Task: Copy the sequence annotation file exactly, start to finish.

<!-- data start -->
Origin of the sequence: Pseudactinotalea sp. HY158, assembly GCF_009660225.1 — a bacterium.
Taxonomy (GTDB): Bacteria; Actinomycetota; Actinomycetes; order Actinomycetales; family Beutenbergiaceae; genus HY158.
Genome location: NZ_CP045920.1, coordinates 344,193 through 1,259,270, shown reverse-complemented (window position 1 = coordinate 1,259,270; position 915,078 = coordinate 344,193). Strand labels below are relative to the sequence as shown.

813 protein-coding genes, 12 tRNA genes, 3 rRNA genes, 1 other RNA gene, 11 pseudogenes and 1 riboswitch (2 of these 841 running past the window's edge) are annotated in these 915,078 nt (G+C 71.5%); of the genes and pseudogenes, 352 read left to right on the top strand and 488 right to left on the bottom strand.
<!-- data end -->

Origin of the sequence: Pseudactinotalea sp. HY158, assembly GCF_009660225.1 — a bacterium.
Taxonomy (GTDB): Bacteria; Actinomycetota; Actinomycetes; order Actinomycetales; family Beutenbergiaceae; genus HY158.
Genome location: NZ_CP045920.1, coordinates 344,193 through 1,259,270, shown reverse-complemented (window position 1 = coordinate 1,259,270; position 915,078 = coordinate 344,193). Strand labels below are relative to the sequence as shown.

813 protein-coding genes, 12 tRNA genes, 3 rRNA genes, 1 other RNA gene, 11 pseudogenes and 1 riboswitch (2 of these 841 running past the window's edge) are annotated in these 915,078 nt (G+C 71.5%); of the genes and pseudogenes, 352 read left to right on the top strand and 488 right to left on the bottom strand.